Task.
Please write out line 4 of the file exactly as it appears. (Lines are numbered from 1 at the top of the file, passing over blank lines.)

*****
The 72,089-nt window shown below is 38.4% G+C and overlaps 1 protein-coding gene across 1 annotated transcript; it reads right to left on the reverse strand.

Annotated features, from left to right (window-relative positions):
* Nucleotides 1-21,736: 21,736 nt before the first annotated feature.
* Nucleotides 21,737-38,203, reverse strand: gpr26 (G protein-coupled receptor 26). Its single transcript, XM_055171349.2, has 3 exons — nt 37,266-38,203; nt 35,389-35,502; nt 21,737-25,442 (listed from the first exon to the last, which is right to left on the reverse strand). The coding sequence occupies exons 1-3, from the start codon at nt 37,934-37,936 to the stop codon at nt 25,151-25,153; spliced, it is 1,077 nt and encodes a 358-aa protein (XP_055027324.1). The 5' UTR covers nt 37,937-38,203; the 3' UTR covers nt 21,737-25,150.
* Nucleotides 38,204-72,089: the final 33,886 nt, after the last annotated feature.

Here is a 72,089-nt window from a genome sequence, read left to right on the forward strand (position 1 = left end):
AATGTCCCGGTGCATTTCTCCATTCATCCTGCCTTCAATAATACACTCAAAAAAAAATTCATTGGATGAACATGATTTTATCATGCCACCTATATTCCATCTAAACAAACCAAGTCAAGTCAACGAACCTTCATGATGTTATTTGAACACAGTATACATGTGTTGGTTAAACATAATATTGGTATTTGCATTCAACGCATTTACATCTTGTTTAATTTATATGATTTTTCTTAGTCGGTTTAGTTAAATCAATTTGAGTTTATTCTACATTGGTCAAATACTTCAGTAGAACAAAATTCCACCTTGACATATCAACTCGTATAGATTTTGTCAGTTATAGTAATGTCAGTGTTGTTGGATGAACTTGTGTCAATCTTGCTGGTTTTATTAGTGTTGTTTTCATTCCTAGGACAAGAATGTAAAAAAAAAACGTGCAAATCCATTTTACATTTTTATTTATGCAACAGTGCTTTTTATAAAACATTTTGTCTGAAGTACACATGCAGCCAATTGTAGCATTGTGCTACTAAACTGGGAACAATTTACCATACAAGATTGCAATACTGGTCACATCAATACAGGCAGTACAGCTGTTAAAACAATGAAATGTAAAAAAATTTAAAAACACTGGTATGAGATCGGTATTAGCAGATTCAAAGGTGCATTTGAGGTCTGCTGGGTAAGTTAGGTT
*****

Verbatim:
* Nucleotides 21,737-38,203, reverse strand: gpr26 (G protein-coupled receptor 26). Its single transcript, XM_055171349.2, has 3 exons — nt 37,266-38,203; nt 35,389-35,502; nt 21,737-25,442 (listed from the first exon to the last, which is right to left on the reverse strand). The coding sequence occupies exons 1-3, from the start codon at nt 37,934-37,936 to the stop codon at nt 25,151-25,153; spliced, it is 1,077 nt and encodes a 358-aa protein (XP_055027324.1). The 5' UTR covers nt 37,937-38,203; the 3' UTR covers nt 21,737-25,150.